Case study: Ben

Secured car debts in bankruptcy

Ben is a 31 year old delivery driver. He lives in Launceston, Tasmania and earns $55,000 per year. He has credit card debts of about $48,000.

Ben is paying off a 2011 Holden Combo van worth $10,000. To buy it, he borrowed money from Island Bank who registered a security over the van on the Personal Property Securities Register. Ben currently owes Island Bank $9,000.

Ben finds his debts crippling. He has done some research and thinks bankruptcy would be his best option.

Before filing for bankruptcy he completes AFSA's bankruptcy consequences tool and then creates an Insolvency Services account so he can apply online.

Ben’s main concern about going bankrupt is that he does not want to lose his van. He needs this for his job. He does not want to put details of the van and the loan on his Bankruptcy Form. Ben rings AFSA to get more information. AFSA tells Ben that it’s important to list all his debts and assets on his Bankruptcy Form and there are penalties for not doing so. They also tell Ben that if he forgets to include any debts, he must tell his trustee as soon as he becomes aware of them.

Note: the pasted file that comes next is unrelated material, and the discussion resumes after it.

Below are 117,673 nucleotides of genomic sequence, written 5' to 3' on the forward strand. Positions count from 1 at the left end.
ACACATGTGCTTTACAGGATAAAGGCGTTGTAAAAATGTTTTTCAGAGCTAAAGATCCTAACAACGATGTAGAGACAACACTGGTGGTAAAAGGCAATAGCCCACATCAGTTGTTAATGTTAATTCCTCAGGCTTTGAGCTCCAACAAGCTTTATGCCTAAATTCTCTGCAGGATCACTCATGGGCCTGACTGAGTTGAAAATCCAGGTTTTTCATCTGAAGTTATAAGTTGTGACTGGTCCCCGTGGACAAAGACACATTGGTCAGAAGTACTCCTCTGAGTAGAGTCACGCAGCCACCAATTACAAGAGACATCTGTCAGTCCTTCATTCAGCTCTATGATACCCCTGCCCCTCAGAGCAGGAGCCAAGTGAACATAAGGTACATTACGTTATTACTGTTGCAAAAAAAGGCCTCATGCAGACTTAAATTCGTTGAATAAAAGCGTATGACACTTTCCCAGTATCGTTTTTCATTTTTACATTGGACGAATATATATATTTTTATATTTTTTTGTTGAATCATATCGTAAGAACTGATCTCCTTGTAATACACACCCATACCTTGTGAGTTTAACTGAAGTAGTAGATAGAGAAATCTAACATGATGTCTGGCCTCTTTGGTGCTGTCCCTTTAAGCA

AFSA tells Ben that the trustee will decide whether to take his van based on its ‘equity’. The ‘equity’ is how much the van is worth, minus what is owed to the secured creditor (Island Bank). Ben’s van is worth $10,000 and he owes $9,000. The equity in his van is $1,000 which is below the limit*. In this instance, the trustee cannot claim the van. If he stops paying off the loan, however, Island Bank could repossess the van.

If Ben’s situation changes in the future and he can no longer keep up the loan payments, Ben could surrender the van to the bank. If this did happen, any money still owing on the loan would be covered by his bankruptcy and Island Bank could not pursue Ben for the debt.

*The limit is updated each financial year. You can find the latest limits at Indexed Amounts

*These case studies do not constitute legal or financial advice. You should consider whether the options referred to in the case studies are appropriate for you, and seek advice if necessary, before taking any action.